I make my creative-writing students memorize and recite poetry; I want to embed a few lines of precise language and meter in their brains, like a sleeper cell, to be activated when they are at a loss for imagery or words. To prove it can be done, I memorize a new poem every week. So you would think I’d have a multitude swimming around up there. But the one poem that always snakes its way up—intact—through the debris of memory is also the only poem that, when I recite it before my class, makes them break into tears.
May 3, 2012 | by Lorin Stein
To East Villagers of a certain age, it came as a blow: after sixteen short years on Avenue B, the Lakeside Lounge has closed. For many of us, that bar was like our living room. I don't mean that my friends and I spent a lot of time there—I mean it was a lot like our apartments. The Steve Keene acrylics on the walls, the mismatched bench and tables, the overflowing ashtrays. The fug.
The great advantage of the Lakeside over one’s living room was the music. This isn’t the place to talk about jukeboxes in general, much less the work of art in the age of digital reproduction, but that jukebox was a big deal. I remember making a special trip to the Lakeside one night, alone, in the snow, just to hear “Sitting on Top of the World” as performed by the Mississippi Sheiks.
I also remember stopping there for a beer by candlelight the night of the blackout. It was strange to sit there in the silence. Every other night the place was full of music. I never saw Iggy Pop or Dee Dee Ramone at the Lakeside, but I did hear Jason Morphew and the Reachers play whenever they came to town. It was there I first heard that verse, from Geoff Reacher’s “Paranoia Is Fame,” worthy of the Louvin Brothers:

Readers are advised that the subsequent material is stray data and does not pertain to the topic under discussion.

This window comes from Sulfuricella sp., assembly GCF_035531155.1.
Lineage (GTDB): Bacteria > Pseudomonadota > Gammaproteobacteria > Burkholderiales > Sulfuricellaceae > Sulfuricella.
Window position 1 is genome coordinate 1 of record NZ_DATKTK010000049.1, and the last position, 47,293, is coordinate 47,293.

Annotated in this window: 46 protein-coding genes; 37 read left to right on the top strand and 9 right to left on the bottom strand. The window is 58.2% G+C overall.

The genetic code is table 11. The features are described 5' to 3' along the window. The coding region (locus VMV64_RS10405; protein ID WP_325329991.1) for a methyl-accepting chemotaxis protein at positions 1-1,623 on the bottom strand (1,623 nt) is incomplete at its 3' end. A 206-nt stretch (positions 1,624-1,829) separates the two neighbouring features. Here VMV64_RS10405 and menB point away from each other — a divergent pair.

Slowly my mind opens more and more
And when I’m dead it will be a beautiful flower
Blooming, choking out the weeds
Photosynthesizing starlight in the garden’s darkest hour
The other great attraction of the Lakeside was its photo booth. That machine took magically good photos, photos for the photo averse, as, for example, the poet Frederick Seidel (shown here with my sister, Anna O’Sullivan). One of the pictures was so unflattering, so off-putting, so deeply dour, that Seidel put it on the cover of his collection Ooga-Booga.
March 27, 2012 | by Emily Witt
Reading the poetry of Michael Robbins is kind of like driving around the parkways and frontage roads of America’s suburbs. His poems have a Best Buy, a Red Lobster, a Kinko’s, a Pizza Hut, and a Guitar Center; they reference the slogans of Christian billboards and the bumper stickers of hippies; they offer the choice between Safeway and Whole Foods and between the corporate classic-rock station, the corporate urban-music station, and All Things Considered. The poems are heavy with concern for the elephants, the whales, and the freedom of Tibet. They have a Rhianna song stuck in their heads.
Among poets, Robbins follows in the footsteps of Frederick Seidel and Paul Muldoon in writing about contemporary life using more traditional poetic forms and rhyme. He also references and sometimes even quotes Philip Larkin, John Berryman, Theodore Roethke, Wordsworth, and others. But Robbins is more playful and less grandiloquent than his sometimes-grim forefathers: after reading his first book, Alien vs. Predator, the two things I kept thinking of were not poetry at all, but rather the short stories of George Saunders and the video art of Ryan Trecartin. As Saunders did with marketing jargon and Trecartin with reality television, Robbins congeals his suburban idyll, transforming its vacant vernacular into unsettling poignancy. And sometimes it’s even funny.